Day 34

Garstang to Lancaster – 15.1 miles (541.1 total)

Because we stayed at opposite ends of Garstang last night we had walked 2 miles already before we met up with Dave, on the canal, near the A6 road. Dave, of course, would have walked the extra distance yesterday after leaving us. This morning I felt tired so getting out of bed was an effort. The weather was dry, sunny, not warm yet, but not as cold as yesterday. Pete was happy to walk again today, his last day, although he did insist on showing me a picture, on his phone, of the sole of his right foot, just as I was about to start eating my muesli at breakfast. It wasn’t pretty and I thanked him for sharing it with me.

Today’s walk was a straightforward one, following the Lancaster Canal from Garstang to Lancaster, with no deviation. Like yesterday it was mostly soft underfoot.

View from Garstang aqueduct

On good level walking, our pace can average about 3 miles an hour. That is something that hasn’t reduced with age. We’re walking, quite easily, at the same pace we did 30 years ago. Anything above 3.5mph and you’re getting ready to trot. Going too fast can cause you foot problems. Where I notice the difference as I get older is in the gradients. Climbing uphill takes more of an effort which I assume is age related.

Near Potters Brook the familiar humming sound of the M6 motorway reminded me that it is never going to be too far away from me for the next few days. The canal itself had little traffic travelling on it. I did spot a duck with 16 ducklings on the water – a record for me on this walk. We also passed a field with a herd of alpacas… if that’s the correct collective noun.

Mummy duck with her 16 ducklings!
A herd of alpacas

Pete had identified a pub on the canal, in Galgate, The Plough, which got good reviews for lunches so we made that our target. Again, like yesterday, it was around the 10 mile mark. I haven’t had many lunches on this walk mainly because I’ve rarely felt hungry, and, if I’m on my own I don’t feel like stopping. We reached the pub at 1pm and treated ourselves to a light lunch and a rest.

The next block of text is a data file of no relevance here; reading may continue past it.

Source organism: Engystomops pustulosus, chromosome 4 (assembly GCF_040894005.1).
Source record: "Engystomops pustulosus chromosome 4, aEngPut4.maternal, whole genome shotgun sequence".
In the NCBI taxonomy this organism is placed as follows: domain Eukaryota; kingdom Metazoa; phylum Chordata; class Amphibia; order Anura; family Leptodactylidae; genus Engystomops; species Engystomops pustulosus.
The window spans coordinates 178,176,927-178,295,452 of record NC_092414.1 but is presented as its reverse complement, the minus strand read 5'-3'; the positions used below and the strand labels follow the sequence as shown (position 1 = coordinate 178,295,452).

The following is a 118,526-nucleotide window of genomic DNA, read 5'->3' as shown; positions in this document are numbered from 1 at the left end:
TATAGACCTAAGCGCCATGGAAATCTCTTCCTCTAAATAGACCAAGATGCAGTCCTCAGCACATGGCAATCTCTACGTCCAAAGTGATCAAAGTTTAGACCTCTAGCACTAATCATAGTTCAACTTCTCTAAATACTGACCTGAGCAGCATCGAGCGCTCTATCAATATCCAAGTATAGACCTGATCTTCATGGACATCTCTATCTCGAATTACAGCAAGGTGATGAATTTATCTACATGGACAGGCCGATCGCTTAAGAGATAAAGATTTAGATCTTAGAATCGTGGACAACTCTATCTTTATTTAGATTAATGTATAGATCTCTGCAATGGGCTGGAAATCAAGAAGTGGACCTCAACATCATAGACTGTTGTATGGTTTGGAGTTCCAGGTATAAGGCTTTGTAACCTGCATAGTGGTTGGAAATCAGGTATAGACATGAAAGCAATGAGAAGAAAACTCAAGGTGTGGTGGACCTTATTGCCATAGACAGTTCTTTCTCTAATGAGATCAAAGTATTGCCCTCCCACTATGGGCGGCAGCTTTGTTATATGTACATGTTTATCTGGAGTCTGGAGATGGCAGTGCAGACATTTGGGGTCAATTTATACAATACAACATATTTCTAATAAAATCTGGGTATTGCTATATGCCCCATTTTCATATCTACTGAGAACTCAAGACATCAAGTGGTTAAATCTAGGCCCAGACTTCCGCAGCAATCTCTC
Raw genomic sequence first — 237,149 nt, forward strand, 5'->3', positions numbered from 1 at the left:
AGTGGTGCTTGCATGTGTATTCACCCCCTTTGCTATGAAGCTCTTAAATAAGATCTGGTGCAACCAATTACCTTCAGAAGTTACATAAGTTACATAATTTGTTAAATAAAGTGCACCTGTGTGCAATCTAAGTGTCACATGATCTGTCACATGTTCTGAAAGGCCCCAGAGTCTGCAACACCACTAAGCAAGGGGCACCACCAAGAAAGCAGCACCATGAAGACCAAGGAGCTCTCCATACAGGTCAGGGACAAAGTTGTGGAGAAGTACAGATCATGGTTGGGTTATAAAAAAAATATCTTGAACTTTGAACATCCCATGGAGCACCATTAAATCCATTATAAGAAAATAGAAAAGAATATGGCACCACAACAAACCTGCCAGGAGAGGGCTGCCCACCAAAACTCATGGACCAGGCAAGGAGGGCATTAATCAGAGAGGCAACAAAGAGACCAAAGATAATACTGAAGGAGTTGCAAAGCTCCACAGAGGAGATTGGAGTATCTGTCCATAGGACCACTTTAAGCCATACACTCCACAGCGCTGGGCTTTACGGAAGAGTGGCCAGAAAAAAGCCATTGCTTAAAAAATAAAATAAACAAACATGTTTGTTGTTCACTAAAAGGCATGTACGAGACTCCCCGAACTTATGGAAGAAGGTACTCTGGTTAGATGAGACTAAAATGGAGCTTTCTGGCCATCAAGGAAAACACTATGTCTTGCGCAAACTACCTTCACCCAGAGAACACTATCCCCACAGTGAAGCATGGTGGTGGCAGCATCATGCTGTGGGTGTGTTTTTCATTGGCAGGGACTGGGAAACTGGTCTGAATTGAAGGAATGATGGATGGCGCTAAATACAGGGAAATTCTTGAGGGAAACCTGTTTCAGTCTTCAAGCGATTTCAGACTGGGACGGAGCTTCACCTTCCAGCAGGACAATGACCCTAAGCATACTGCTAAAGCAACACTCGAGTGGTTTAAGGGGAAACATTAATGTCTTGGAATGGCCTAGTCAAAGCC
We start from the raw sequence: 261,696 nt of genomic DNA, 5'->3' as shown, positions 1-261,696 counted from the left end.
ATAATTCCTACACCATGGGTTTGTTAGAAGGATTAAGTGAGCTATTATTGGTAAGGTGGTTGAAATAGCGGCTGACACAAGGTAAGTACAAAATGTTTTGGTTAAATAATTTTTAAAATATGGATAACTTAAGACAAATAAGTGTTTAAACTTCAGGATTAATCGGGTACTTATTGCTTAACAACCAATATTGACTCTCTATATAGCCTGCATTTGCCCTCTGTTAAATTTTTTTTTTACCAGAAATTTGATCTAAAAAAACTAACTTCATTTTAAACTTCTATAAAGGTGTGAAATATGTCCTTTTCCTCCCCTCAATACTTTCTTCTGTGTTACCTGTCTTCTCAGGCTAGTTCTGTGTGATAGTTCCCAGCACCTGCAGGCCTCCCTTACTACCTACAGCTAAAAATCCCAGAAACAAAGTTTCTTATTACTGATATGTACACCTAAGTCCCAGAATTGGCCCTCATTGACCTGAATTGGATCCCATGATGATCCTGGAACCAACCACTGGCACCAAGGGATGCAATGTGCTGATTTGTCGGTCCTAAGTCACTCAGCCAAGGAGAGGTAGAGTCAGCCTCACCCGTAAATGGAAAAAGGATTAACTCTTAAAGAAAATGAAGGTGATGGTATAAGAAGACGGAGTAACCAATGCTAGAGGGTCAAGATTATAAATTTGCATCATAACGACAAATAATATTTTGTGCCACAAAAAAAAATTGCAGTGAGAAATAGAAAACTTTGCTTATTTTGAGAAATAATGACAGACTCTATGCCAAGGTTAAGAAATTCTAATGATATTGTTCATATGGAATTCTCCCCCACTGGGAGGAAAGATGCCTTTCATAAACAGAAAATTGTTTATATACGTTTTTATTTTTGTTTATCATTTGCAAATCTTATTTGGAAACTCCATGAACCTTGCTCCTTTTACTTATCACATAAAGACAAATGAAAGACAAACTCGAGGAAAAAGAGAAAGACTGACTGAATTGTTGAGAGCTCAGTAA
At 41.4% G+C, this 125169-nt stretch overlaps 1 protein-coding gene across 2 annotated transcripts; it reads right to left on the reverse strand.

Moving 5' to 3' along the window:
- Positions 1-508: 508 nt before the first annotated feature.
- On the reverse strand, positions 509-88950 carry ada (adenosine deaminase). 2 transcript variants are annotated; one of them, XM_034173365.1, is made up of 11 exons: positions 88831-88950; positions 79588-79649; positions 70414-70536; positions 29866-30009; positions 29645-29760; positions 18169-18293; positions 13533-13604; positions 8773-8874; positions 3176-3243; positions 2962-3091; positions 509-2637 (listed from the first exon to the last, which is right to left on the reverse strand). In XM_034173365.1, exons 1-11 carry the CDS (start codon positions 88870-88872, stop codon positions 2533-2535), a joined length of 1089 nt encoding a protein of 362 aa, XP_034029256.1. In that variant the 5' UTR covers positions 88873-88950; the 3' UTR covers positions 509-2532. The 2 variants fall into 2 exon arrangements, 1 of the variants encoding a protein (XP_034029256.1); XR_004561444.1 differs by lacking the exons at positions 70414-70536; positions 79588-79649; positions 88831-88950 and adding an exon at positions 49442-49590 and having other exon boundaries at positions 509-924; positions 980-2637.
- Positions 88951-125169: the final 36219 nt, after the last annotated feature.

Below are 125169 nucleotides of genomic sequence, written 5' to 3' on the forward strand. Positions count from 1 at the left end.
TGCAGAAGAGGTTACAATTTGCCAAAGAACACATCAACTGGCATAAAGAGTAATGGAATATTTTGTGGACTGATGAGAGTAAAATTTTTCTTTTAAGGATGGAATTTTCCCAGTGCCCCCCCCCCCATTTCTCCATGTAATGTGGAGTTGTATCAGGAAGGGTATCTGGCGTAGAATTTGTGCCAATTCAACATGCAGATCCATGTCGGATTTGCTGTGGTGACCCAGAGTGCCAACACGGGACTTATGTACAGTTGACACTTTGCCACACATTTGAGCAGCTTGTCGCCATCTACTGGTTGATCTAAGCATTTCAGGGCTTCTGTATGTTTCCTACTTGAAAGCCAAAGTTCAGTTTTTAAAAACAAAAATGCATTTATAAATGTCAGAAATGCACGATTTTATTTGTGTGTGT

Abraham

The last 5 miles of the walk was pretty uneventful. I did encounter another long-distance walker, though, a very rare event as regular followers will know. He was walking south from Kendal to London, from Highgate to Highgate, he said, where his brother lived. Like me, he was intending to follow canals. His motivation was to celebrate turning 60 this year. He told me he had passed an 80 year-old man who had started his walk in Bristol. So, all of you out there who think you’re too old to do daft things like this, think again. Age does not have to be a barrier.

Farewell to Dave and Pete

We reached Lancaster around 4pm and I said goodbye to Dave who was getting the train back to Glasgow. Pete returns home in the morning after 8 days keeping me company. I have one day on my own, then my cousin, Sergio, and his good friend, Eddie G, are joining me for 2 days, walking to Kendal then Shap.